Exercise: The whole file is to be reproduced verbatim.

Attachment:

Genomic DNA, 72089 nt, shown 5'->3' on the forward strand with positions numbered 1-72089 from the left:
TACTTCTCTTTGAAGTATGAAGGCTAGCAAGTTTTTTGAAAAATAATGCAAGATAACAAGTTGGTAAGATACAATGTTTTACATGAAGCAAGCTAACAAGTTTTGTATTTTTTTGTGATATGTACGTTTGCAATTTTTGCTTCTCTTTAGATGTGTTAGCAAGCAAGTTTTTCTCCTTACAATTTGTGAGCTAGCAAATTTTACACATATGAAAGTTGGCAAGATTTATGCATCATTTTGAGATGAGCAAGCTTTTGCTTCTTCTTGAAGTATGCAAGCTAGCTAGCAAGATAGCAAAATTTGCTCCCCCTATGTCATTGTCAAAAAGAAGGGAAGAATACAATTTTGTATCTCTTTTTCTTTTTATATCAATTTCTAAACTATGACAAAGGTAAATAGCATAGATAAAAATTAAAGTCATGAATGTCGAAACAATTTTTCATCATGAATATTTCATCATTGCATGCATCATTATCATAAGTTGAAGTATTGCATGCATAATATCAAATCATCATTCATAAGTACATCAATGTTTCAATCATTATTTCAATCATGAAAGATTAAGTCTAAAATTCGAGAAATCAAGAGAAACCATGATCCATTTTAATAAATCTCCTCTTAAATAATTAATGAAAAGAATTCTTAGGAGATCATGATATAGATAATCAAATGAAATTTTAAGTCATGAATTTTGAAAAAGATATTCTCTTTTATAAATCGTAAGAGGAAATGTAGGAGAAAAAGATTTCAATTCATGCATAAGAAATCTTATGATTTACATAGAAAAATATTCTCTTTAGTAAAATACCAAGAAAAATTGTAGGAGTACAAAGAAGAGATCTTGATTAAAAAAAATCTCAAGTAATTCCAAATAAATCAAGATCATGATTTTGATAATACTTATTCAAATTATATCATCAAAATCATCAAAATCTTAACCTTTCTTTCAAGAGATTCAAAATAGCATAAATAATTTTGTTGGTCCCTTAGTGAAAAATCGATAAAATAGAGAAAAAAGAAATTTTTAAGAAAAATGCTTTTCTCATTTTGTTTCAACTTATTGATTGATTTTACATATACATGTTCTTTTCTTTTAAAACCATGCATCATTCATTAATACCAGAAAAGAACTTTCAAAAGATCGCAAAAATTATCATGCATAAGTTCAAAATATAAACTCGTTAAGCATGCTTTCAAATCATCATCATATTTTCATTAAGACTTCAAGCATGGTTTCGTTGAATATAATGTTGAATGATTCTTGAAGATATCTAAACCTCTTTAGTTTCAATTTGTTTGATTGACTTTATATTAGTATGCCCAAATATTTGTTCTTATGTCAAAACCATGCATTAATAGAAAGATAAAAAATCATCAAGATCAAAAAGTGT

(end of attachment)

Genomic DNA, 72089 nt, shown 5'->3' on the forward strand with positions numbered 1-72089 from the left:
TACTTCTCTTTGAAGTATGAAGGCTAGCAAGTTTTTTGAAAAATAATGCAAGATAACAAGTTGGTAAGATACAATGTTTTACATGAAGCAAGCTAACAAGTTTTGTATTTTTTTGTGATATGTACGTTTGCAATTTTTGCTTCTCTTTAGATGTGTTAGCAAGCAAGTTTTTCTCCTTACAATTTGTGAGCTAGCAAATTTTACACATATGAAAGTTGGCAAGATTTATGCATCATTTTGAGATGAGCAAGCTTTTGCTTCTTCTTGAAGTATGCAAGCTAGCTAGCAAGATAGCAAAATTTGCTCCCCCTATGTCATTGTCAAAAAGAAGGGAAGAATACAATTTTGTATCTCTTTTTCTTTTTATATCAATTTCTAAACTATGACAAAGGTAAATAGCATAGATAAAAATTAAAGTCATGAATGTCGAAACAATTTTTCATCATGAATATTTCATCATTGCATGCATCATTATCATAAGTTGAAGTATTGCATGCATAATATCAAATCATCATTCATAAGTACATCAATGTTTCAATCATTATTTCAATCATGAAAGATTAAGTCTAAAATTCGAGAAATCAAGAGAAACCATGATCCATTTTAATAAATCTCCTCTTAAATAATTAATGAAAAGAATTCTTAGGAGATCATGATATAGATAATCAAATGAAATTTTAAGTCATGAATTTTGAAAAAGATATTCTCTTTTATAAATCGTAAGAGGAAATGTAGGAGAAAAAGATTTCAATTCATGCATAAGAAATCTTATGATTTACATAGAAAAATATTCTCTTTAGTAAAATACCAAGAAAAATTGTAGGAGTACAAAGAAGAGATCTTGATTAAAAAAAATCTCAAGTAATTCCAAATAAATCAAGATCATGATTTTGATAATACTTATTCAAATTATATCATCAAAATCATCAAAATCTTAACCTTTCTTTCAAGAGATTCAAAATAGCATAAATAATTTTGTTGGTCCCTTAGTGAAAAATCGATAAAATAGAGAAAAAAGAAATTTTTAAGAAAAATGCTTTTCTCATTTTGTTTCAACTTATTGATTGATTTTACATATACATGTTCTTTTCTTTTAAAACCATGCATCATTCATTAATACCAGAAAAGAACTTTCAAAAGATCGCAAAAATTATCATGCATAAGTTCAAAATATAAACTCGTTAAGCATGCTTTCAAATCATCATCATATTTTCATTAAGACTTCAAGCATGGTTTCGTTGAATATAATGTTGAATGATTCTTGAAGATATCTAAACCTCTTTAGTTTCAATTTGTTTGATTGACTTTATATTAGTATGCCCAAATATTTGTTCTTATGTCAAAACCATGCATTAATAGAAAGATAAAAAATCATCAAGATCAAAAAGTGT